John V. Moran About 360 wrecks have been found in the lake’s deep water, but there are still many wrecks out there that remain undiscovered. Experts guess there are between 1200 and 2000 shipwrecks in Lake Michigan. On Feb. 9, 1899 the 214-foot John V. Moran maneuvered ice floes on its way from Milwaukee to Muskegon to deliver flour and other goods. The ship was 11 years old and had an iron-reinforced hull for winter transit. Ice ripped a hole in the hull and she began to sink around midnight. The crew abandoned ship and walked on ice flows to reach another ship called the Naomi in reported -30 degree temps. All 24 crew members made it alive to the Naomi.

According to newspaper accounts, early the next morning, the Moran was still afloat. The Naomi then tried to tow the Moran toward Muskegon, but it  became clear that it would not make it the 15 miles to shore. After abandoning the Moran, it was never seen again. Searchers were unable to locate the steamer. The ship was not seen again for 116 years. On June 5, 2015 the lost steamship was discovered using side scan sonar by a group of ship wreck explorers. 

The John V. Moran was one of many steamers owned by Capt. Edward Gifford Crosby (E.G. Crosby), who founded the Crosby Transportation Company, which operated out of ports in Muskegon, Grand Haven and Milwaukee. Thirteen years later (March 1912), Crosby and his family happened to be vacationing in Europe. It was reported that Crosby had intended to come back on a ship leaving Europe on March 28, 1912, but changed his mind in order to travel back on the ill-fated Titanic maiden voyage.John V. Moran Steamship

Fishing Report Lake Erie, walleye – perch, Monroe Michigan 07-23-2015

Walleye fishing has really picked up this past week, thanks to a steady weather pattern. Many limit catches have been taken  all week from “E” buoy to the Raisin River in 22 feet of water. Wiggle warts have been good off the planner boards keeping small walleye (spikes) from biting 70 to 80 feet back in 22 feet of water. Spoons and divers seem to be taking the bigger walleye and more walleye spikes. I like running wiggle warts they are a lot more forgiving on speed and like to be run from 2.2 to 2.7 mph. If your not catching speed up a little at a time till you hit that sweet spot. I was catching some nice eye’s hear and there earlier in the week and starting tapping the throttle a little bit at a time next thing I knew all heck broke lose with a triple then a double. Also cock the angle of your troll a few degrees and that can trigger a bite on both sides of your boat. Caught a few very large walleye near the Michigan, Ohio boarder. Some of the guy’s I talked to this week were casting and dragging crawler harness’s did good on the day’s we enough breeze for a good drift.

Be careful about crossing over into Ohio, the Ohio DNR CO”s have been patrolling the boarder often. Make sure you have a valid Ohio fishing license, and your only allowed 2 rods per person.

Lake Erie walleye fishing charter trip

Trevor with a Lake Erie walleye and Muskie

Perch fishing has been crazy good off the edges of the Raisin River channel, Bolles Harbor and out in front of Brest Bay in 20 to 24 feet of water. With many limit catches one can afford to do a little sorting while fishing. The only problem the guy’s were having was finding a good steady supply of the right size minnows. All in all it really didn’t matter because the perch have been so aggressive. If you have an Ohio license McDonald’s area has been a sure bet for a limit catch but remember the limit is 30 per person.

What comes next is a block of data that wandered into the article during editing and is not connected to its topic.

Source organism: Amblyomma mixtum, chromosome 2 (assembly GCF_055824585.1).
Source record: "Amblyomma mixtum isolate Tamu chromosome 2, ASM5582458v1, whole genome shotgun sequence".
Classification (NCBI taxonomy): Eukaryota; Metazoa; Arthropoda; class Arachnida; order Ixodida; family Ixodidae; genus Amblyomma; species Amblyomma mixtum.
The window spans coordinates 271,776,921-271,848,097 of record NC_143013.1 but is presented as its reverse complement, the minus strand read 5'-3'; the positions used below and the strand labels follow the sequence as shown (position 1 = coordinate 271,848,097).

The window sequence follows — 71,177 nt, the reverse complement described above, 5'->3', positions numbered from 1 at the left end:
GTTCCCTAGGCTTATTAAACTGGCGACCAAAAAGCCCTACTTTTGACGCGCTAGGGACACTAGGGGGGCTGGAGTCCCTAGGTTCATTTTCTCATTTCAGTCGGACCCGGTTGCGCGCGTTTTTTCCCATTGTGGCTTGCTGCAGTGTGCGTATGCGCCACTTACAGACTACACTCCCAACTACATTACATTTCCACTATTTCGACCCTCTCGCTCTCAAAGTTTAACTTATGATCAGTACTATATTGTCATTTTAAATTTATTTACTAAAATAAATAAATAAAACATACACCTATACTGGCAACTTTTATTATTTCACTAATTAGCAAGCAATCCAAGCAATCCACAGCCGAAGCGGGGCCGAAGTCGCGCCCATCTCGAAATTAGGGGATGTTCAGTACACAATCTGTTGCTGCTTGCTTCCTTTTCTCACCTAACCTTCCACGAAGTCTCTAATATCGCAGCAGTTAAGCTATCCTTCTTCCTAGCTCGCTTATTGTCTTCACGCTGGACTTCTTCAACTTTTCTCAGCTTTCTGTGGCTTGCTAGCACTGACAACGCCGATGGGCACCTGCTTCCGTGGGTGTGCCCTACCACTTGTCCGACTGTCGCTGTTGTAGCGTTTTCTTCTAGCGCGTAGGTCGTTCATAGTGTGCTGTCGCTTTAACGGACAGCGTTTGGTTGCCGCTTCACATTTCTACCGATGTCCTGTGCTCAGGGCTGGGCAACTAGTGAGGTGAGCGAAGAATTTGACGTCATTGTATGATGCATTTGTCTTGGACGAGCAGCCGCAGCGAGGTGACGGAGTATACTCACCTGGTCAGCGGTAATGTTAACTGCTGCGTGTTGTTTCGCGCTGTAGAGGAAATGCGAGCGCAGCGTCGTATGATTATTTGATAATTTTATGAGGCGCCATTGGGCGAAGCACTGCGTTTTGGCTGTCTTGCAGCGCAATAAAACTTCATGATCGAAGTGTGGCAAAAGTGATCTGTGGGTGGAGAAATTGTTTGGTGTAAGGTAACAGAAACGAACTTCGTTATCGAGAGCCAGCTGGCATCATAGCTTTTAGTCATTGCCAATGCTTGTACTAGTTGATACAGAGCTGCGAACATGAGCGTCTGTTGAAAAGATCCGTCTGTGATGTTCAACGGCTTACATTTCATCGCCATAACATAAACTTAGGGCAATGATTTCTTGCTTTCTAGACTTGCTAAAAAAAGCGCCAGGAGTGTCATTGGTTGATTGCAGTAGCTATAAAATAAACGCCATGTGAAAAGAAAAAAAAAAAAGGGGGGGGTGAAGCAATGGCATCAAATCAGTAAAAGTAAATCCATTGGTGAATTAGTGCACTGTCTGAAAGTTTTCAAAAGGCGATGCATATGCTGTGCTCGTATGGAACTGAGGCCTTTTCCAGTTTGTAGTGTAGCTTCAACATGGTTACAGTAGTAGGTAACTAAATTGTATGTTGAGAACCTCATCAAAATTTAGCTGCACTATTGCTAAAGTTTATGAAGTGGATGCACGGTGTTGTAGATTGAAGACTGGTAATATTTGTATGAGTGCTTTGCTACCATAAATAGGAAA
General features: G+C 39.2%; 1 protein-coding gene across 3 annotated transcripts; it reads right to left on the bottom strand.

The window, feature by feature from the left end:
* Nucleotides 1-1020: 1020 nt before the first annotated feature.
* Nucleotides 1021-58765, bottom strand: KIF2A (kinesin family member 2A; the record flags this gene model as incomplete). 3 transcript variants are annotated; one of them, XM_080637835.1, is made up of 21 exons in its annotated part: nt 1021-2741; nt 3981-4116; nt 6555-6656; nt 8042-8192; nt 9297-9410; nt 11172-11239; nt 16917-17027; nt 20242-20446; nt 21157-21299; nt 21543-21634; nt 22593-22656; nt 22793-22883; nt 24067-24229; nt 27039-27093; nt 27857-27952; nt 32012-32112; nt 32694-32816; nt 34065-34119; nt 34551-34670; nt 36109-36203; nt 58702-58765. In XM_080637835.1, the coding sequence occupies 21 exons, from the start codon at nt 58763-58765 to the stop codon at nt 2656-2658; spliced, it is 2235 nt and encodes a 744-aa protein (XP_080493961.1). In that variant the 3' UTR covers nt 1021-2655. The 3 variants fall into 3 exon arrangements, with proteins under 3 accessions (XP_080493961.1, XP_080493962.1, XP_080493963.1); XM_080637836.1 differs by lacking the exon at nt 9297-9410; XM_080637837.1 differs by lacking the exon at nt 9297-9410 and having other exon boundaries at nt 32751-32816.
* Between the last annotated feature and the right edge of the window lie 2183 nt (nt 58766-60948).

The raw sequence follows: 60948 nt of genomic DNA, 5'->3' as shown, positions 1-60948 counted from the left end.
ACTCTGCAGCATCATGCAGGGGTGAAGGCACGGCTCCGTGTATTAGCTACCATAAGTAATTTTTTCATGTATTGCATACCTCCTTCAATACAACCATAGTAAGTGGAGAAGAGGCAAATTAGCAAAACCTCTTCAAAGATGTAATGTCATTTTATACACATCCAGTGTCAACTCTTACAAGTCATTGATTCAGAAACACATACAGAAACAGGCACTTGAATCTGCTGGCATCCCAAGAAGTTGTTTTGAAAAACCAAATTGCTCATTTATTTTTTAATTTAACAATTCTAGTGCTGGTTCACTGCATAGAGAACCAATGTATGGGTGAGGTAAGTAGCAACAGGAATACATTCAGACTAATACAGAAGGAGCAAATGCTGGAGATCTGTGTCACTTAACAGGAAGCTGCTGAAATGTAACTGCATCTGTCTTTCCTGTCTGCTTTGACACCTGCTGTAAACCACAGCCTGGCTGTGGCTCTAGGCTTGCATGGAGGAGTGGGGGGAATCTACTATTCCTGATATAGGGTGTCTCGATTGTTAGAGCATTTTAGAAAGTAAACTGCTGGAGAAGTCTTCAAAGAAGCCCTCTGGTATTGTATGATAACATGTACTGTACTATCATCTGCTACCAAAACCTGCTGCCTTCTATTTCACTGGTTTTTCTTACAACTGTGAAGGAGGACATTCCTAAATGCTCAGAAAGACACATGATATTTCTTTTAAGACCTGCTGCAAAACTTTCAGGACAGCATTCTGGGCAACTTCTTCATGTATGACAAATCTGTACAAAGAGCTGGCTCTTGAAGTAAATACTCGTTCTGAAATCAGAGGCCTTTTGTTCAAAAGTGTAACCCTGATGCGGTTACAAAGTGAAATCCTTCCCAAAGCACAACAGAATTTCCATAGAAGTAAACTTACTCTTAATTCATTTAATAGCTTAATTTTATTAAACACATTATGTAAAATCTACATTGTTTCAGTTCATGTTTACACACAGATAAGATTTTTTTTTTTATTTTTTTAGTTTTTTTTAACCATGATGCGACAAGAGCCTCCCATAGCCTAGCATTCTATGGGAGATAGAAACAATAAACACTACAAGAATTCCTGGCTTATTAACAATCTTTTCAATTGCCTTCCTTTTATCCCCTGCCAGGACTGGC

Fishing Report Lake Erie Monroe, Michigan 07/17/2015

Walleye fishing has been good but we are still dealing with North East and East winds. Trolling between the Raisin River and Stoney Point with wiggle warts 90 back has produced some nice catchs in 22 to 24 feet of water. Trolling 40 jets around 65 feet produced walleye catchs faster than the wiggle warts but you will catch lots of spikes. I’ve been using the warts and have not caught a spike but the bite is a little slower. The walleye seem to like a trolling speed a little hot using the warts, some where around 2.5 to 2.7 mph. Color didn’t seem to matter.

Perch fishing has been awesome! “W” buoy is the place if you don’t want to travel far. the water looks muddy but the perch seem to still bite in it. The Raisin River outer buoys is producing good catchs with some bigger perch. The perch seem to be everywhere we stopped and tried most in the size range from 7 to 8 inchs. Right now is the time to try a combo walleye and perch trip since both fish species seem to be in the same area.

Lake Erie walleye fishing charter aboard the Stray Cat Luna Pier Michigan

Jan with her biggest Lake Erie walleye

Fishing Report Lake Erie Monroe, Michigan 07/09/2015

Once again the weather is playing a big roll in the fishing on Lake Erie in the Western Basin near Monroe, Michigan. The wind seems to switch everyday and sometimes during my trips, shutting the walleye down.  Walleye fishing has been very good in the morning from 6am till about 10am. The afternoon bite has been spotty. I caught all 20 inch plus fish between Sputnik and West Sister Island in 26 to 30 feet of water Wednesday morning. I went back out on my afternoon trip and it looked like a desert, fishing was painfully slow. The walleye were deep, I fished mini disc’s from 100 to 110 feet back. I also tried 30 jet divers 90 back, both seemed to produce. The fish seemed to prefer Silver Streak spoons with copper backs.  Shrimp, puff’s, UV mango, Blueberry Muffin on the high divers 55 to 62 back and mixed Veggies on the low divers 38 to 42 back.  The North water from The Raisin River up to Stoney Point and the Fermi plant have been producing very good catchs of walleye if your drifting. Trolling has been out of the question due to massaive amouts of weeds! 

The good news is, the perch have been on the bite! limit catchs around “C” and “W” can using emerald shiners in 12 to 17 feet of water. the water looks a little muddy but the perch are there. 

A word of caution – there are still lots of floating timber in the water, so keep a sharp look out for logs.